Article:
If we recognize both of those things, than we’d better get serious about major investments in technology breakthroughs as well as rapidly deploying our existing techs. And relying on cap-and-trade alone to drive R&D fast enough seems pretty foolhardy.

    Now the funny thing is, I don’t think there’s any disagreement here between you or Pielke or Hoffert.

    Hoffert himself writes:

    “The question isn’t how much time we have; the question is how bad it’s going to be, and whether our civilization will be able to survive it. Some people think it’s already too late. That’s what we have to fight against — that we’ll go from believing this isn’t really a problem to believing it’s a problem to great to do anything about. I think we have a chance to do it and I think we should be fighting for it. The way to do it is to get real about changing basis of our society in terms of energy.”

    They aren’t arguing for delaying or distraction. They are calling for us to get serious and real quick. And so are you. So stop rabidly attacking one another… Sheesh!

  15. dabby bloom says:

    “Cliff: Thanks. I don’t know why people aren’t marching in the streets — but I guess we don’t march for things that haven’t happened yet. Sadly, the climate change problem maybe the perfect storm — the one problem that simply can’t be fixed after it becomes obvious even to the Delayers.”

    here’s my two cents: in New Taiwan Dollars today since I am over here:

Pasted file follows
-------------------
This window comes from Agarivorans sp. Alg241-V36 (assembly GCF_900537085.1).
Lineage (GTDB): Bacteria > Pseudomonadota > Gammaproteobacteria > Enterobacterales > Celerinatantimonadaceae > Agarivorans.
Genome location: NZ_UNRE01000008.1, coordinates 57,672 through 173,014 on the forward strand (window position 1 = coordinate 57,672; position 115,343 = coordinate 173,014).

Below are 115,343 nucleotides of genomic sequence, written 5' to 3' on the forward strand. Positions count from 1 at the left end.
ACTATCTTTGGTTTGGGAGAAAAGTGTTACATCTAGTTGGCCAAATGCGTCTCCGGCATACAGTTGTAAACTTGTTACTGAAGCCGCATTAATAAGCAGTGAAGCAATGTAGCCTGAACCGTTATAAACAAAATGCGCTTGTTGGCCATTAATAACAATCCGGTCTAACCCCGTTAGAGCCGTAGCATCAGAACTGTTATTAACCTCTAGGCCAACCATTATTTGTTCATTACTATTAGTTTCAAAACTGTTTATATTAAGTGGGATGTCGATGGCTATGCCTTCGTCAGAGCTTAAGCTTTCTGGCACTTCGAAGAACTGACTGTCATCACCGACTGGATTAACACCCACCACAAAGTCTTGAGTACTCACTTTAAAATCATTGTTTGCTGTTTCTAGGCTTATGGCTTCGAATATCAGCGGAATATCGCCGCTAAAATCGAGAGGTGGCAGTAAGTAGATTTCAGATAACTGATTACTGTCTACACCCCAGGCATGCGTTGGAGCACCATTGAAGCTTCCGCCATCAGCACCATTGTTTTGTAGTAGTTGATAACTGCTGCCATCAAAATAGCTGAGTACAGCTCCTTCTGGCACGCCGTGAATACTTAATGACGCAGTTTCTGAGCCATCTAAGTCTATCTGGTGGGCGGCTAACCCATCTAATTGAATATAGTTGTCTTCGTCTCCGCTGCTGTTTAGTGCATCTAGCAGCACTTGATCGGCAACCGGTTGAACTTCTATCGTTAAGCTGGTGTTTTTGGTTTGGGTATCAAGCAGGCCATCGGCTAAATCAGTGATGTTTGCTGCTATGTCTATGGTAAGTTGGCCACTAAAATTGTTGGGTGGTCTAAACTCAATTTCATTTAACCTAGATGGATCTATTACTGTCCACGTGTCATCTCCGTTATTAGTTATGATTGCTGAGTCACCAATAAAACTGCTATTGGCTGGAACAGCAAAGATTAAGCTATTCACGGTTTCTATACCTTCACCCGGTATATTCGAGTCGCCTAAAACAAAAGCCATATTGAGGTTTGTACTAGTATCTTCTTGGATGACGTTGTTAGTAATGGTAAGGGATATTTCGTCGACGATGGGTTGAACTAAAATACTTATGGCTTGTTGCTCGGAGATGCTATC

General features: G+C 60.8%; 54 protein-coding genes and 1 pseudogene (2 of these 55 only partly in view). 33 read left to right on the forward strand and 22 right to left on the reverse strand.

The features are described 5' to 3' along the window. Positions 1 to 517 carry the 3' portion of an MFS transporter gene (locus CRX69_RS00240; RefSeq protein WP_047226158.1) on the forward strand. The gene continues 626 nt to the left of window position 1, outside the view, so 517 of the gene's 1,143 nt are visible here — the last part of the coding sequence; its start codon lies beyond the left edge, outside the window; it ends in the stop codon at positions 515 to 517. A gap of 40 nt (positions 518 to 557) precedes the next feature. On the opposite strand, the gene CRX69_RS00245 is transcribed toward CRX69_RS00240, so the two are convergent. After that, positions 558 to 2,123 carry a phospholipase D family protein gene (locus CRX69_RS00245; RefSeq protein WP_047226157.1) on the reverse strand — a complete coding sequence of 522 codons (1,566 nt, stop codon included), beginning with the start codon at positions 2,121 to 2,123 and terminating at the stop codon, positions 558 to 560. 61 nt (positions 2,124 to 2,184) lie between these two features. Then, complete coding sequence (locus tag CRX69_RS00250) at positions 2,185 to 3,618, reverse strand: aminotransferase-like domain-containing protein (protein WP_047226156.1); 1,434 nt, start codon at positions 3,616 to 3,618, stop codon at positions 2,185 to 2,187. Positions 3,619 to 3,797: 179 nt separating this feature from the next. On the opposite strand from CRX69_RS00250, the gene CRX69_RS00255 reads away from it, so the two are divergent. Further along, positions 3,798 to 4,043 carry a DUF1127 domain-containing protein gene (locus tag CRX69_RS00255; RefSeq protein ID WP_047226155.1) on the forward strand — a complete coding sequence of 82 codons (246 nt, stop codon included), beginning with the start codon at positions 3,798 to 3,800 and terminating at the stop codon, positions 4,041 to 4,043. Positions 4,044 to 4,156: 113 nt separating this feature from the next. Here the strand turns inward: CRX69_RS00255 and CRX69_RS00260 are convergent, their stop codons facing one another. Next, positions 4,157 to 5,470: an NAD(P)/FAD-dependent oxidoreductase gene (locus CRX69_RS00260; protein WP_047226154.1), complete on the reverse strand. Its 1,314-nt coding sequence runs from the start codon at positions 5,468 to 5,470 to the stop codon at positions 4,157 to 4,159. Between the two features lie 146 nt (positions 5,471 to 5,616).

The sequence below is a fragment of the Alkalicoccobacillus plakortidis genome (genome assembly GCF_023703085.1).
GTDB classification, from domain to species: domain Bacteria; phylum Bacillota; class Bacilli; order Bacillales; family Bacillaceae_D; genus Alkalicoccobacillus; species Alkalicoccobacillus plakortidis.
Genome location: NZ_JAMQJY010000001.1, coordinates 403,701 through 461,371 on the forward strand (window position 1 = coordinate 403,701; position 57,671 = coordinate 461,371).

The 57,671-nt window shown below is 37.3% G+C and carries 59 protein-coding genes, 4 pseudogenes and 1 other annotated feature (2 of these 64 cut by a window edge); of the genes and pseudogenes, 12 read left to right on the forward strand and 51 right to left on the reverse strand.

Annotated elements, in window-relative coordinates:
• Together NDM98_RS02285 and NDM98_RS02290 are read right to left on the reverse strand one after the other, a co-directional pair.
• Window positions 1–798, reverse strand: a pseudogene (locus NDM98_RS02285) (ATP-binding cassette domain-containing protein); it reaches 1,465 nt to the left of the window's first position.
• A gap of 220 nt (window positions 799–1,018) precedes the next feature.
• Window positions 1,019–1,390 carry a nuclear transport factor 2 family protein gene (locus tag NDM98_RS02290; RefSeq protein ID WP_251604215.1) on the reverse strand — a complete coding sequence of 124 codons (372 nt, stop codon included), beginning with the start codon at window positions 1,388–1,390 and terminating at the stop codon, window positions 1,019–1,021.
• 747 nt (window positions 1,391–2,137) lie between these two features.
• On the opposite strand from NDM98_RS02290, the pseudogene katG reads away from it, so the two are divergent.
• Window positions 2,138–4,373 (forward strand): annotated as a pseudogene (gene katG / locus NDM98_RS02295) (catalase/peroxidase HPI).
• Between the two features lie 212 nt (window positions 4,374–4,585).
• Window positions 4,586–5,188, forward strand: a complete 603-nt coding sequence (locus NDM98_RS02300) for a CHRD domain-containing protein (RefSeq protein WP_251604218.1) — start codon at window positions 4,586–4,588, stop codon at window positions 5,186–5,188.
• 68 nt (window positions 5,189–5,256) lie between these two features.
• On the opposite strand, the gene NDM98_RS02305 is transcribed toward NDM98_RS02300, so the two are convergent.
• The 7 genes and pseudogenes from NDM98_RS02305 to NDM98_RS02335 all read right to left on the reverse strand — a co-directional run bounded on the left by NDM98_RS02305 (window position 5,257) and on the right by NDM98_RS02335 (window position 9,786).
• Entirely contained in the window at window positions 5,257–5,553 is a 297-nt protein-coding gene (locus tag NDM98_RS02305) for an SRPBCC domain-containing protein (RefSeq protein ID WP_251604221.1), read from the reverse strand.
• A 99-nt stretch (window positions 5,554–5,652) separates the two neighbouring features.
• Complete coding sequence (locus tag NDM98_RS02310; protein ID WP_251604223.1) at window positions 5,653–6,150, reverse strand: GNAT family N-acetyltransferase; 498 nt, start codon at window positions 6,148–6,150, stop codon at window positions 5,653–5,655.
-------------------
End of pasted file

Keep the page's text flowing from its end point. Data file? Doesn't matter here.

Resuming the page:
Your comment about why are we marching in the streets yet … gave me a chilling thought, and I relay it here not as an
    advocate of what I am going to say, but just to say it in public, and
    not for shock value, but for a new perspective on things:

    The situation is such that most people do not understand or feel that
    global warming or climate change is a problem now, or ever will be in
    the future. Something like 56 percent of the US population is not
    convinced. And worldwide, maybe 80 percent of our fellow Earthlings
    are not convinced.

    So it might take, not only media campaigns like Al Gore’s
    recently-announced advertising platform, but also maybe, and I say
    this with a heavy heart, but maybe, it might also take things similar
    to what we witnessed during Vietnam War era in the USA, when one
    routinely saw photos in the newspapers and on TV and in Time and
    Newsweek magazines about Buddhist monks in Vietnam setting themselves
    on fire in protest on the streets of Vietnam. Remember those startling
    images? And of course, most of those monks later died in hospital from
    the burns, if they didn’t die right then and there on the street.